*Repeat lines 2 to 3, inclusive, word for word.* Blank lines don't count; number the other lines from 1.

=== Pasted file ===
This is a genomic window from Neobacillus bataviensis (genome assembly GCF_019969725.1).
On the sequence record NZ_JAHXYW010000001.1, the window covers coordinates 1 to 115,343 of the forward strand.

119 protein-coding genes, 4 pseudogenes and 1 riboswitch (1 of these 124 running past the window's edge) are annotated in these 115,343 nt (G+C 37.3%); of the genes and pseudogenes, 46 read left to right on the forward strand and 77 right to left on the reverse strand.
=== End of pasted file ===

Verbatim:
On the sequence record NZ_JAHXYW010000001.1, the window covers coordinates 1 to 115,343 of the forward strand.

119 protein-coding genes, 4 pseudogenes and 1 riboswitch (1 of these 124 running past the window's edge) are annotated in these 115,343 nt (G+C 37.3%); of the genes and pseudogenes, 46 read left to right on the forward strand and 77 right to left on the reverse strand.